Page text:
Congratulations on one of the best articles I’ve seen on the digital black hole we’re all keyboarding into (“Data Extinction,” TR October 2002). There are no silver bullets for this problem-not even encapsulation or the universal virtual computer. But there is hope if realization of the seriousness of the issue is matched with a couple decades of bearing down on the problem.
San Francisco, CA
The article on data extinction was an interesting effort to bring the problem to readers who don’t think about it on a daily basis. However, there was a bias toward some solutions and a failure to mention others. MIT’s massive digital-archiving project, called DSpace, was passed over in silence. The article also didn’t mention the thorny problems for digital preservation introduced by the Digital Millennium Copyright Act, which makes it illegal even to research some of the methods mentioned in the article. We can only hope that other, unconstrained countries will save the files we are creating with proprietary software.
Editor’s note: Readers of our MIT alumni edition will find an article on DSpace in the MIT News section of this issue. The article is also available online. Click on Current Issue.
When comparing paper records with electronic files, you neglect the main reason these paper records are useful today: they are written according to standards. Text is in a widely understood form, such as the English language; drawings are in colors that are visible to the human eye. Likewise, standardization is the key to preserving electronic information. Hypertext markup language (HTML) and its superset, extensible markup language (XML), would be excellent choices for the document format.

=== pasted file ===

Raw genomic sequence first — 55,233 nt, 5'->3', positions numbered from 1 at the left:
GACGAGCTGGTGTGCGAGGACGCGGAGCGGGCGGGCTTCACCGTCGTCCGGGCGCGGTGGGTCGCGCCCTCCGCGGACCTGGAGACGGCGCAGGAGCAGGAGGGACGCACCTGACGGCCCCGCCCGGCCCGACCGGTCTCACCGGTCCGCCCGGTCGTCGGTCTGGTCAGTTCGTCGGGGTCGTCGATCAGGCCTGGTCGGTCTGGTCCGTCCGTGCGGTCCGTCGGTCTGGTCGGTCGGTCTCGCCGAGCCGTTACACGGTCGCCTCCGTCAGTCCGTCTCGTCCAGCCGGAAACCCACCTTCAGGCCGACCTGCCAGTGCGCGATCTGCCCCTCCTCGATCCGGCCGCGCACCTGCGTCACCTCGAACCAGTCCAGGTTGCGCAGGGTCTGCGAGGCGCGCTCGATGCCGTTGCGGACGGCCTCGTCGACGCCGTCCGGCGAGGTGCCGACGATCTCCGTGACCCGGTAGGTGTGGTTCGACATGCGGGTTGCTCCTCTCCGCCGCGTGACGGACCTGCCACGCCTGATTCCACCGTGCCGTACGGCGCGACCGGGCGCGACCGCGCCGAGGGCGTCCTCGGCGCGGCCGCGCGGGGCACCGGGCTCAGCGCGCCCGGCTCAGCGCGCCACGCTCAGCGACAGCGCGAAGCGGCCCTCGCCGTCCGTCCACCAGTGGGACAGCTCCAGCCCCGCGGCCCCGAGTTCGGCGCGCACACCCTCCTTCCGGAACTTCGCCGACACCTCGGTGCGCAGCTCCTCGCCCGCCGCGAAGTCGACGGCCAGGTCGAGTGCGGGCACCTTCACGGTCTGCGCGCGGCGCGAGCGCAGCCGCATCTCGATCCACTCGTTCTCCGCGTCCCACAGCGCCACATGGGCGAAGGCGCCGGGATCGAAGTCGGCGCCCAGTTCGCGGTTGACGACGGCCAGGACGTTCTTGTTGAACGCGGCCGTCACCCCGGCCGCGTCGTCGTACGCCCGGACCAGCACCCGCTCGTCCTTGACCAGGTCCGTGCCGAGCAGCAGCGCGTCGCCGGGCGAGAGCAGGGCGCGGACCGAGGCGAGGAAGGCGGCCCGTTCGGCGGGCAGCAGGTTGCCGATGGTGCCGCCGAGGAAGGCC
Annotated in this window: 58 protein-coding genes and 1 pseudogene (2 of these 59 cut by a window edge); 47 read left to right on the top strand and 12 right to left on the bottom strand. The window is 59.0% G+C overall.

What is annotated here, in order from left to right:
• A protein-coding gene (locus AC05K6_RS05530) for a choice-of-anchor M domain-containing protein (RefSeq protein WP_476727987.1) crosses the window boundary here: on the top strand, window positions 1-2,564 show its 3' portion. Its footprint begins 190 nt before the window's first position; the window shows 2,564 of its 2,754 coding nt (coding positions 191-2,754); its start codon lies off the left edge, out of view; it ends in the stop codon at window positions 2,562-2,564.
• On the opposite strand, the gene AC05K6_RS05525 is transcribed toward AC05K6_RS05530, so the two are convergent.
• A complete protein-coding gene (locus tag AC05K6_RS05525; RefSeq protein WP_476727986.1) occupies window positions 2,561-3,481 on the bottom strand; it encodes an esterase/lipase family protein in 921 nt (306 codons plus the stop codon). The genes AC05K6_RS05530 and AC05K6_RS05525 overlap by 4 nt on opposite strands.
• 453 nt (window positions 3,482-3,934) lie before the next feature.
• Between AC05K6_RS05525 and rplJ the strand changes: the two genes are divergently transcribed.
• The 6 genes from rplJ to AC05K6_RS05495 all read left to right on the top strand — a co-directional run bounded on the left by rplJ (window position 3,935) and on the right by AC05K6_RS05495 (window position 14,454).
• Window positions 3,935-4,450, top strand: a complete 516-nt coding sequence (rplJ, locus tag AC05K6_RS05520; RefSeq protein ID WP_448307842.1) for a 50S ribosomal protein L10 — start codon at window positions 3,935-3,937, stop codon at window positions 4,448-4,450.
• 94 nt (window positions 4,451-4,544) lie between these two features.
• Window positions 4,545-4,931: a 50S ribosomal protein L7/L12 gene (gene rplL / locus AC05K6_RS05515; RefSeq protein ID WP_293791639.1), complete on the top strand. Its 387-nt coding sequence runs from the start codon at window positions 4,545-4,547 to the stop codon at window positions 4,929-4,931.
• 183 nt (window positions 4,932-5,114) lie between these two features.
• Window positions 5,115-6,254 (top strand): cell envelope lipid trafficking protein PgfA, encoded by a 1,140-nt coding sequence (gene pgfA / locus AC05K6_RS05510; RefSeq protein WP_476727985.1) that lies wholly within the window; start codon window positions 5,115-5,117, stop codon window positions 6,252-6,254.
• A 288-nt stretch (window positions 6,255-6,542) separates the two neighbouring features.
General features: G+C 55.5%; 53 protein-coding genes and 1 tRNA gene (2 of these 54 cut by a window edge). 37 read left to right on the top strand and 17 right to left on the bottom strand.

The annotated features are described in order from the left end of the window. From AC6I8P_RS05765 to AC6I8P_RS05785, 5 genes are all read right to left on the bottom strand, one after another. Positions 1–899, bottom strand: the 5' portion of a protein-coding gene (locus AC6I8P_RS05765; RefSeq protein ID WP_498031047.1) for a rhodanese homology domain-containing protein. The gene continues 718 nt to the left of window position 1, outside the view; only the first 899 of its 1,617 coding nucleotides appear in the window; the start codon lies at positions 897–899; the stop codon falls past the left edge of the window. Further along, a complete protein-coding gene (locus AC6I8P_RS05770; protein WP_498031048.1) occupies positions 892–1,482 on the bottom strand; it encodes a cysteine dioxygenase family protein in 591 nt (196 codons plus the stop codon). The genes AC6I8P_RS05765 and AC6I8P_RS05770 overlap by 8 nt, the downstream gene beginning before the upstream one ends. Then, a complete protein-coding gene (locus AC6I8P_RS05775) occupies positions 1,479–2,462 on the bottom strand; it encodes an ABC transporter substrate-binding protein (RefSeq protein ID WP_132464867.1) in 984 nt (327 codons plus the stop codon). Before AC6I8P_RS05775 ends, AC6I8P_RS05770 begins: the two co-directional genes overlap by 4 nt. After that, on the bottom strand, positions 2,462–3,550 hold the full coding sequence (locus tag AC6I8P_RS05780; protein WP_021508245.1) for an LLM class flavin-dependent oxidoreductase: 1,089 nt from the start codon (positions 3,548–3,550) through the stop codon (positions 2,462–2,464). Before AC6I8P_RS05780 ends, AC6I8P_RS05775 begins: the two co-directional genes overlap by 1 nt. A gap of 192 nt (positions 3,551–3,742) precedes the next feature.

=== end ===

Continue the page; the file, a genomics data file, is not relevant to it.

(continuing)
Your article on data preservation left out one important solution: microfilm. Any records manager or archivist would be quick to point out the value of microfilm in the preservation of information for the long term. The article states that old word-processing files are “lost forever.” This is clearly wrong. In my line of work, I preserve all types of general business documents on microfilm. Most organizations looking to preserve information have records in document form-not Atari games or Hitchcock movies. For these organizations, solutions are present, proved, and being sought after regularly.
Los Angeles, CA
Soldiers in the Nano Age
Your article on a nanotechnology-enhanced fighting force (“Super Soldiers,” TR October 2002) is excellent. At the Army War College, we have been studying the prospects of these developments for some time and have been looking forward to practical applications of nanotechnology; my students and I are largely convinced that the second half of this century will be known as the Nano Age. As your article correctly notes, spinoffs from military investments in this field will pay huge dividends to all mankind. And if it leads to robot soldiers-so long as they are our robots-press on!
Douglas V. Johnson
My wife and I recently had a close personal experience with the sort of fetal genetic screening that Jon Cohen discusses in his article (“Fetal Fortunes,” TR October 2002). About nine months ago, we began to undertake in vitro fertilization. We were lucky: we were able to have 12 good eggs surgically harvested. Nine eggs were fertilized by the injection of sperm. Then we then did something special: we had preimplantation genetic diagnosis. At four or five days of age, one cell was removed from each embryo and screened for Down’s syndrome. Due to a genetic error in my DNA, we discovered that we had a one-in-four chance of producing a child with Down’s syndrome. Of the nine fertilized eggs, eight grew to maturity, and three were “perfect” genetically. We are now eight-months pregnant with a healthy, non-Down’s syndrome baby. Considering my disorder, we would have had repeat miscarriages without this assistance.
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